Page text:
Designer Liz Mitchell, 61, recalls a helter-skelter year of personal and professional challenges and triumphs
When the year began, I’d been diagnosed with breast cancer and had to have surgery. It was devastating. I was in my 40s and I’d done charities like Look Good Feel Better, so I was aware of cancer, but never imagined it would be something I’d experience.
It was also the time the America’s Cup was on in Auckland. We had a business in the T&G Building in Wellesley St and there were incredible things happening.
Cathy Cunningham, who was doing PR, said, “Cartier are doing a fashion show on Kawau Island, and the superyachts are all sailing over there,” and she invited me to take part. We had a wonderful show with evening couture and Cartier jewellery.
And that week was also my first week of chemotherapy. You couldn’t have had a more extreme contrast — Champagne on one side and something so challenging and fundamentally devastating on the other.
At that time, we did a lot more bridal work, and you can spend a year working with somebody on that project. I said to my cancer specialist: “I can’t go to have surgery because I have all those brides to look after.” She said: “You have to think differently.”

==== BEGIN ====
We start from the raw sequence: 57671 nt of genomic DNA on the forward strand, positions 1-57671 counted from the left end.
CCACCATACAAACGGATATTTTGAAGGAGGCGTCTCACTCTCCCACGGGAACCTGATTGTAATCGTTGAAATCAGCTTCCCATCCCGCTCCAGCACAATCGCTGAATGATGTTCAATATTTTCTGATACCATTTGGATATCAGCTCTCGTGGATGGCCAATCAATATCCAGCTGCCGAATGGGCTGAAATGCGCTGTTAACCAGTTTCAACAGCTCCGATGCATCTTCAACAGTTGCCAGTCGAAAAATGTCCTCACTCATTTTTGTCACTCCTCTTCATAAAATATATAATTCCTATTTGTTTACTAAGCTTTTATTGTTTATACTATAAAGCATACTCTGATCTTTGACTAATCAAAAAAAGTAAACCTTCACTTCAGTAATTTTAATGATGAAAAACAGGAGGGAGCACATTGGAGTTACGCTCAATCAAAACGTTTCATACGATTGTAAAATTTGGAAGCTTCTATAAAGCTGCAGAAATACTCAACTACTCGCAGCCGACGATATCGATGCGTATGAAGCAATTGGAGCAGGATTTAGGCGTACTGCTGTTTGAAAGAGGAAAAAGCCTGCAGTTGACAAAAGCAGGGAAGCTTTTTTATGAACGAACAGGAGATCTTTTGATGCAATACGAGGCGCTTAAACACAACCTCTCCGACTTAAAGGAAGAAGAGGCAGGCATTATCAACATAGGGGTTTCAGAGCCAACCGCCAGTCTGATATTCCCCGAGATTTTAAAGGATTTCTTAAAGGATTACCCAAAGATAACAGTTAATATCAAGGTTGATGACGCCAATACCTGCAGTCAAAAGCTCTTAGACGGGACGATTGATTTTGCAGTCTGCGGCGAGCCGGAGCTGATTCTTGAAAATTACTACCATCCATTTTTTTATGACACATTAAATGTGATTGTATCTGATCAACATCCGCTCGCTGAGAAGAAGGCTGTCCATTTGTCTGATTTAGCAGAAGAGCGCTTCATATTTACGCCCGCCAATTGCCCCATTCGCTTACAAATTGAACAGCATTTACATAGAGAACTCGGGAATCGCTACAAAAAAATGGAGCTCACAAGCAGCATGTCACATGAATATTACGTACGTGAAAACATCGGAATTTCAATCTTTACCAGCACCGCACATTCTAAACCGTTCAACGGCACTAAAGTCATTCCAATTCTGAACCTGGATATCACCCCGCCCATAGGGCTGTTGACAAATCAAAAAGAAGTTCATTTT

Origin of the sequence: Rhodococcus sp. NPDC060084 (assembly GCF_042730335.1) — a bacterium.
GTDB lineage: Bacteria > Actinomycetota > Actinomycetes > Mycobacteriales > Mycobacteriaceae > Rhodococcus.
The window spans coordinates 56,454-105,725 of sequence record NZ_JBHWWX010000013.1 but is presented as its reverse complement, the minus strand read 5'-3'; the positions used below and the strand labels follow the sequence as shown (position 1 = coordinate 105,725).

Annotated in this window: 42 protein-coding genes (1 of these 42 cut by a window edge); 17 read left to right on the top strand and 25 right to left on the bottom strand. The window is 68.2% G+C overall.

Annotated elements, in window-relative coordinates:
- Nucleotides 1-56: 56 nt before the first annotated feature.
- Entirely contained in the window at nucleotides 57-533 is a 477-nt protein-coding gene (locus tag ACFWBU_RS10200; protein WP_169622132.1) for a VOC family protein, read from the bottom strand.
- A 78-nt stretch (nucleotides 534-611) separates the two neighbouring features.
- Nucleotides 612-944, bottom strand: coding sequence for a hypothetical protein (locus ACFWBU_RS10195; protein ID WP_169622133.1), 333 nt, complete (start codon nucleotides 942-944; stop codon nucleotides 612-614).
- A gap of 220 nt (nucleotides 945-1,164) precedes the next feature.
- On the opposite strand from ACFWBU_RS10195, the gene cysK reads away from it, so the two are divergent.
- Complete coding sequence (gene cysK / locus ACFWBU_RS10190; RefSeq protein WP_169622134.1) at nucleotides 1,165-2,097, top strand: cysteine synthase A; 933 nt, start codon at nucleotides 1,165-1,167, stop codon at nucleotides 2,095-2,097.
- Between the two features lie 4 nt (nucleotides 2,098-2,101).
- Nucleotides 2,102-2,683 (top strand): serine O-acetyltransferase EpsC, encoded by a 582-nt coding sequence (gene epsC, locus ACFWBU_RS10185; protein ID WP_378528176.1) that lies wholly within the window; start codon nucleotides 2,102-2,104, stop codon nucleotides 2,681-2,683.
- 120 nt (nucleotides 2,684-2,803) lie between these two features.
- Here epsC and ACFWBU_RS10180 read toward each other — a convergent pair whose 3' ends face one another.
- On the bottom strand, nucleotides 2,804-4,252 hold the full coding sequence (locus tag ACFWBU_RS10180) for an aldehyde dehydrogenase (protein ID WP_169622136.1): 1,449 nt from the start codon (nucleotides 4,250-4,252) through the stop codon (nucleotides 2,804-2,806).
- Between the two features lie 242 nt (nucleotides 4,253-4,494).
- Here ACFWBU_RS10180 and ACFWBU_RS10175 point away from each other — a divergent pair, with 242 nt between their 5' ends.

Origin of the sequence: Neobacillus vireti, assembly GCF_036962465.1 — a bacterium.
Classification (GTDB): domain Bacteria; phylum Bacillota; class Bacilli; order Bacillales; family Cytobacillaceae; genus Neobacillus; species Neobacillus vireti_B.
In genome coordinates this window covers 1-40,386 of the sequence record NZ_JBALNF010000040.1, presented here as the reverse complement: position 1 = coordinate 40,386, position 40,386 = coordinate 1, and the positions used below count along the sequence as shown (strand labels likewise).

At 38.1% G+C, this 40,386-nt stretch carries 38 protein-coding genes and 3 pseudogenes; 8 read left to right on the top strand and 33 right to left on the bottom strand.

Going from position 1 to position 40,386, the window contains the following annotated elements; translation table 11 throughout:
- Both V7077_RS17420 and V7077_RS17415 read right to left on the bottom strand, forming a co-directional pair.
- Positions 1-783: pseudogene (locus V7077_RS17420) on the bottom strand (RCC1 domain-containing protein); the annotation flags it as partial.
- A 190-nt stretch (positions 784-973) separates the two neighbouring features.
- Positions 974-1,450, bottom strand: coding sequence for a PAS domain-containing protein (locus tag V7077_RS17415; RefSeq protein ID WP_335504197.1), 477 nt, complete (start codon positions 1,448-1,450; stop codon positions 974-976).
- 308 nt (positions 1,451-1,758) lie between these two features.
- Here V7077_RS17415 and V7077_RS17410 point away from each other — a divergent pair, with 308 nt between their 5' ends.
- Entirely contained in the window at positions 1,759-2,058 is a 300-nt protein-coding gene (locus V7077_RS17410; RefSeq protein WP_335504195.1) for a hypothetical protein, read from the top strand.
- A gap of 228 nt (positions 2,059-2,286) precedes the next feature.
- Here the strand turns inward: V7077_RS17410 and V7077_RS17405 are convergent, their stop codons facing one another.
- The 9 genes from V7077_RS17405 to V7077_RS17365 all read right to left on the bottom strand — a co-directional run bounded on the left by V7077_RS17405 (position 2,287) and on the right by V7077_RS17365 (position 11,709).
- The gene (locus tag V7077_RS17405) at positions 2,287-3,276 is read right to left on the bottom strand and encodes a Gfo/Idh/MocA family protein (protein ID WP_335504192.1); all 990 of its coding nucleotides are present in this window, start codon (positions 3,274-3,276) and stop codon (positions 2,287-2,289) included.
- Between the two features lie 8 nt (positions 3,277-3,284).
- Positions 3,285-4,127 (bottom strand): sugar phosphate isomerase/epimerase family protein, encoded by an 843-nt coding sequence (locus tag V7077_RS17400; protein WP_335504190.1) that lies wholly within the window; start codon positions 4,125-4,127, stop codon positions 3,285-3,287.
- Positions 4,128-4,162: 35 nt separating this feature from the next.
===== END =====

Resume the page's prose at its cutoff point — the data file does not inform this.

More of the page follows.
Lots of things helped. My family, my partner, my staff and all my friends — you get so much support when something like this happens.
I decided I’d do a show for New Zealand Fashion Week. That gave me something to work towards and put energy into. Sometimes, when you face a lot of adversity it’s important creatively to do something special.
The show was called The Kiss of the Dragon. It was so beautiful and theatrical. I had Geeling Ng, Susan Wood, Jennifer Ward-Lealand. We got a great response to that.
And then I was recovering, and we were going to America to visit a friend in New York. We stopped off in Los Angeles and another friend, who was involved with the New Zealand Consulate, said “There’s going to be an amazing party — would you like to come?”
So we went. Keisha Castle-Hughes and her mum, Desrae, were also at the party. They told me how much they loved my clothes and used to go past my window in Parnell and look at what we were doing. It was one of those serendipitous things that our paths crossed.
I knew she’d been nominated for an Academy Award for Whale Rider and I said, “If you need something to wear to the Oscars, come and see me when you get back.”
So she did. It was a really short amount of time — just a few weeks and she was going to be away again. I did a little wardrobe design idea for her, and she loved all the things, so she wore lots of my clothes at the different functions she went to for the Academy Awards.
I didn’t go. We had a great party at my home and watched it. It was amazing seeing her on the red carpet in the dress we made.
My hair had grown back by then, and I looked like a poodle. Cancer is a bell curve — some people survive, some people die. But the experience encouraged me to be true to myself and my love of women’s design.
Sometimes, when you face a lot of adversity it’s important creatively to do something special.